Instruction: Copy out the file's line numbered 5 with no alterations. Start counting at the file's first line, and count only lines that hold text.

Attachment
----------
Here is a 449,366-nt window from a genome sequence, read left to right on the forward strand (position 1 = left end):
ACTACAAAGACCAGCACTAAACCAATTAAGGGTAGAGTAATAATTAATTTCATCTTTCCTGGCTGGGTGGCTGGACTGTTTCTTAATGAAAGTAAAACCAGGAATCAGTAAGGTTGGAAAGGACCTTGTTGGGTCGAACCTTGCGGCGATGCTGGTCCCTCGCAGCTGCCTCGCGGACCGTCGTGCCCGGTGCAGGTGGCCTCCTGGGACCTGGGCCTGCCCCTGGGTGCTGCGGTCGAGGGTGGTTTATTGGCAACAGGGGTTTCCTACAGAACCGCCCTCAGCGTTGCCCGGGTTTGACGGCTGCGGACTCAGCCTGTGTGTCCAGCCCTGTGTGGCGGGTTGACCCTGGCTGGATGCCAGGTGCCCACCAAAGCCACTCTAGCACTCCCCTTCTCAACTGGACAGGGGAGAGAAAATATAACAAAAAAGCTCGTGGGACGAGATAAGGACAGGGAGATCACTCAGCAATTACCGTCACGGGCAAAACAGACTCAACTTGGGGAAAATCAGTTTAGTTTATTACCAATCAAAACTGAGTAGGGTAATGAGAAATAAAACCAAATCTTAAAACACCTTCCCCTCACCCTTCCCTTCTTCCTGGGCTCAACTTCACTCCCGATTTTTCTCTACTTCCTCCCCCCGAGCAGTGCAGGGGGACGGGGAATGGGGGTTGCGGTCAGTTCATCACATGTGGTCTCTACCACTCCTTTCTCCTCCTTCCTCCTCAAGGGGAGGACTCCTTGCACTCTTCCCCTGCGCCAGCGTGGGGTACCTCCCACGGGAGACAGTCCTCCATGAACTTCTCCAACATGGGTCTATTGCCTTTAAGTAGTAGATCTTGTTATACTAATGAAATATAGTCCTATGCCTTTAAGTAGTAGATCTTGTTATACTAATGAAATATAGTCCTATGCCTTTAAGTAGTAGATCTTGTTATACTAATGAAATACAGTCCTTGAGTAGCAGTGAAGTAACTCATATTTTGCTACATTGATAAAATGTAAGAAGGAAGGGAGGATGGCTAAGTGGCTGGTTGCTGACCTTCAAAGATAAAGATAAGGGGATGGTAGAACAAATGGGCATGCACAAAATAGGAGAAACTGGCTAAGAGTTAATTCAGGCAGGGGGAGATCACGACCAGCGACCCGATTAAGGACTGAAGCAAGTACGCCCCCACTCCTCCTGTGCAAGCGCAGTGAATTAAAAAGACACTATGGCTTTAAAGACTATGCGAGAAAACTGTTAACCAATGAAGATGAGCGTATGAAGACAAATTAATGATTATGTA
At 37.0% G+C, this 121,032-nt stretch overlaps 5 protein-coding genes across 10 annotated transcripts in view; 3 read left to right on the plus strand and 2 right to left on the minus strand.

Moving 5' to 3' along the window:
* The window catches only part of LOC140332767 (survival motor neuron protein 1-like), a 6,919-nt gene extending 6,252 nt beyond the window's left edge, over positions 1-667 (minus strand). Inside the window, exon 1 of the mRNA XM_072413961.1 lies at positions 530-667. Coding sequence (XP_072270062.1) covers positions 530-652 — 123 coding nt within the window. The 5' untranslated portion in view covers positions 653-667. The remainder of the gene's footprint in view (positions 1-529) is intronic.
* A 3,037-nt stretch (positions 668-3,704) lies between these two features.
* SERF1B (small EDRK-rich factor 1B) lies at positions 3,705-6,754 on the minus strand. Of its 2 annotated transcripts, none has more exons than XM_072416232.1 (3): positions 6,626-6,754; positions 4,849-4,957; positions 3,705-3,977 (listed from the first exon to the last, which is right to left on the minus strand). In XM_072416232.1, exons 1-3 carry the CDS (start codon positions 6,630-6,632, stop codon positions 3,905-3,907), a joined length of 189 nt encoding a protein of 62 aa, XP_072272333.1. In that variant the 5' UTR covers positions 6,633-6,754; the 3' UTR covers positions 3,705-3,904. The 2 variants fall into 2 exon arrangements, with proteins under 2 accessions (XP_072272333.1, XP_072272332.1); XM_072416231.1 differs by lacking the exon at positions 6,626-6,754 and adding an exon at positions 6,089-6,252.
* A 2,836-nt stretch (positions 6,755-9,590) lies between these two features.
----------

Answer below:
* The window catches only part of LOC140332767 (survival motor neuron protein 1-like), a 6,919-nt gene extending 6,252 nt beyond the window's left edge, over positions 1-667 (minus strand). Inside the window, exon 1 of the mRNA XM_072413961.1 lies at positions 530-667. Coding sequence (XP_072270062.1) covers positions 530-652 — 123 coding nt within the window. The 5' untranslated portion in view covers positions 653-667. The remainder of the gene's footprint in view (positions 1-529) is intronic.